- Our outlook for 2014 suggested that investors avoid the Russell.
- This was a macroeconomic call based on tapering and the removal of excess liquidity.
- Our cal to avoid the Russell 2000 stands.
When liquidity levels dry up, the first sectors to get hit are comprised of high beta stocks. Of course the NASDAQ and stocks like Tesla (TSLA), Facebook (FB), and Priceline (PCLN) come to mind first, but the small cap market, the Russell 2000, is largely regarded as the highest Beta major market on the Street.
Not surprisingly, the small cap market has been hit hard as stimulus cuts reduced excess liquidity in our economy, and that is not likely to change. In our outlook for 2014 (Issued in December of 2013), Stock Traders Daily suggested that Investors avoid the Russell 2000 because of the exodus of stimulus, and the action in the ETF that follows the Russell 2000 (IWM) substantiates that call.
IWM fell from the longer term resistance level in our report to the longer term support level, and it is now threatening to break below longer term support as that is defined in our trading report for IWM. A breakdown from here would be very bad for the Russell 2000, but even if a breakdown does not happen immediately, it certainly seems likely to happen at sometime relatively soon.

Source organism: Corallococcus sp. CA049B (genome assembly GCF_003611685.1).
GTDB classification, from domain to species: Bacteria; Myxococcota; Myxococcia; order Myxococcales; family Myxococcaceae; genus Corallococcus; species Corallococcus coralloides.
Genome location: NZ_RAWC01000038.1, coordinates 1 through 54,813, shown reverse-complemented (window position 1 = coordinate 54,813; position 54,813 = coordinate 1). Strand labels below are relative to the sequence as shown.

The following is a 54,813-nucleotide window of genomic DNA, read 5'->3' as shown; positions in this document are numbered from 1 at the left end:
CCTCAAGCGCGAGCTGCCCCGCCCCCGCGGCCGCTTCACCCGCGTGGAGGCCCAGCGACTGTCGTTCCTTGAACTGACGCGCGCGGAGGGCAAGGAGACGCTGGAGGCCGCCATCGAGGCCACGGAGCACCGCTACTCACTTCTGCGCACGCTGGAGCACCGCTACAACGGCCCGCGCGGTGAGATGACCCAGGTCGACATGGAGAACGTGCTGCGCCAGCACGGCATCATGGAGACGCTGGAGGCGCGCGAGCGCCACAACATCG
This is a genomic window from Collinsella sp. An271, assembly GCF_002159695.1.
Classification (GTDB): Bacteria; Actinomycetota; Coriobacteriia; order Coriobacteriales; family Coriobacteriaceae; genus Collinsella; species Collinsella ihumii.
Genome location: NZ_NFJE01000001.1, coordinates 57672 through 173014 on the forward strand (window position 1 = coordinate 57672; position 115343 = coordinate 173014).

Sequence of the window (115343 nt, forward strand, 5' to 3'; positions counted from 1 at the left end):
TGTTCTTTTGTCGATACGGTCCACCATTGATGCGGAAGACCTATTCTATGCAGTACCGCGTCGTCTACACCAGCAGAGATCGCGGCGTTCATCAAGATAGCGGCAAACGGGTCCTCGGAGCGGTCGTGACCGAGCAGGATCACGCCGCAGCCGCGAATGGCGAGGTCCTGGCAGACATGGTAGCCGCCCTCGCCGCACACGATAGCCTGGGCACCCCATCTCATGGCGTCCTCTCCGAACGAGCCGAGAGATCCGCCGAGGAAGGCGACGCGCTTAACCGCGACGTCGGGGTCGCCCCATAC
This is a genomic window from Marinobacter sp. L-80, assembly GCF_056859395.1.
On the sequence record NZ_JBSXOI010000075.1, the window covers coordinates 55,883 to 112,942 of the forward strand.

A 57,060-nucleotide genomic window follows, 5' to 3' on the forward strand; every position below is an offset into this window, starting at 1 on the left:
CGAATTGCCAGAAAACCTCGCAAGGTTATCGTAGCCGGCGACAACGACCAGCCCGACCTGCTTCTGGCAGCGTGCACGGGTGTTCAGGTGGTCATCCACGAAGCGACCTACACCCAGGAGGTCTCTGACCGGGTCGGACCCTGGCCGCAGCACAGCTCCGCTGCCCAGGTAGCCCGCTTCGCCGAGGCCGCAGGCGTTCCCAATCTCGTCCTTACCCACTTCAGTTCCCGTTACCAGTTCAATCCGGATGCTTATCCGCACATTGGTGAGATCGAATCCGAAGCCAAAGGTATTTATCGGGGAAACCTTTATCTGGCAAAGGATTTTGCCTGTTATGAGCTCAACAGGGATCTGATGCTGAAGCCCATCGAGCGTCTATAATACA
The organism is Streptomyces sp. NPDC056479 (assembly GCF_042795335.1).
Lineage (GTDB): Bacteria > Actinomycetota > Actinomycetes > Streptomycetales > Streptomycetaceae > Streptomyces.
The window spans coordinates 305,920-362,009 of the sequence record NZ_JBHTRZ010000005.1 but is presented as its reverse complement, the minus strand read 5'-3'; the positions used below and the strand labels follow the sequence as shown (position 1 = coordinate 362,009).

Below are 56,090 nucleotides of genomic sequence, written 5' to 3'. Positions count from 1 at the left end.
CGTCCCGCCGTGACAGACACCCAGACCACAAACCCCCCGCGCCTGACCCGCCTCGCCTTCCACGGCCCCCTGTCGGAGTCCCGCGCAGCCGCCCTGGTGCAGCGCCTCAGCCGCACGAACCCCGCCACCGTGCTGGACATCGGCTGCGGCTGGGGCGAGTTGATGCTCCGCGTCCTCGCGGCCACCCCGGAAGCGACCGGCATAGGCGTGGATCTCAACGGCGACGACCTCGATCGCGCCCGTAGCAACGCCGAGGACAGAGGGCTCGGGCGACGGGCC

According to our macroeconomic work, net real stimulus in the United States came to an end on April 1, and soon the combined efforts of the US Treasury and FOMC will have a net drain on domestic liquidity levels for the first time in years. This is critically important to high beta stocks like those in the NASDAQ and the Russell 2000, but those are also only usually the first to get hit.
Eventually, after the lower excess liquidity levels impact higher beta names, the rotation to the larger and traditionally perceived as more conservative stocks occurs. The Street tends to discount rapid decline like what we have seen in the NASDAQ and Russell 2000 until such time as the Dow and S&P 500 start to get hit, but the progression outlined in our Outlook for 2014 suggests that this will happen; it is just a matter of time.
Our macroeconomic work suggests that the growth rate in the US economy was fabricated by stimulus dollars as well, and stimulus is over, so there could easily also be an overshoot on the downside as this corrects itself and the natural state of the economy resurfaces again. Our recommendation to avoid the Russell 2000 stands.
Disclosure: I have no positions in any stocks mentioned, and no plans to initiate any positions within the next 72 hours.
Business relationship disclosure: By Thomas Kee for Stock Traders Daily and neither receives compensation from the publicly traded companies listed herein for writing this article.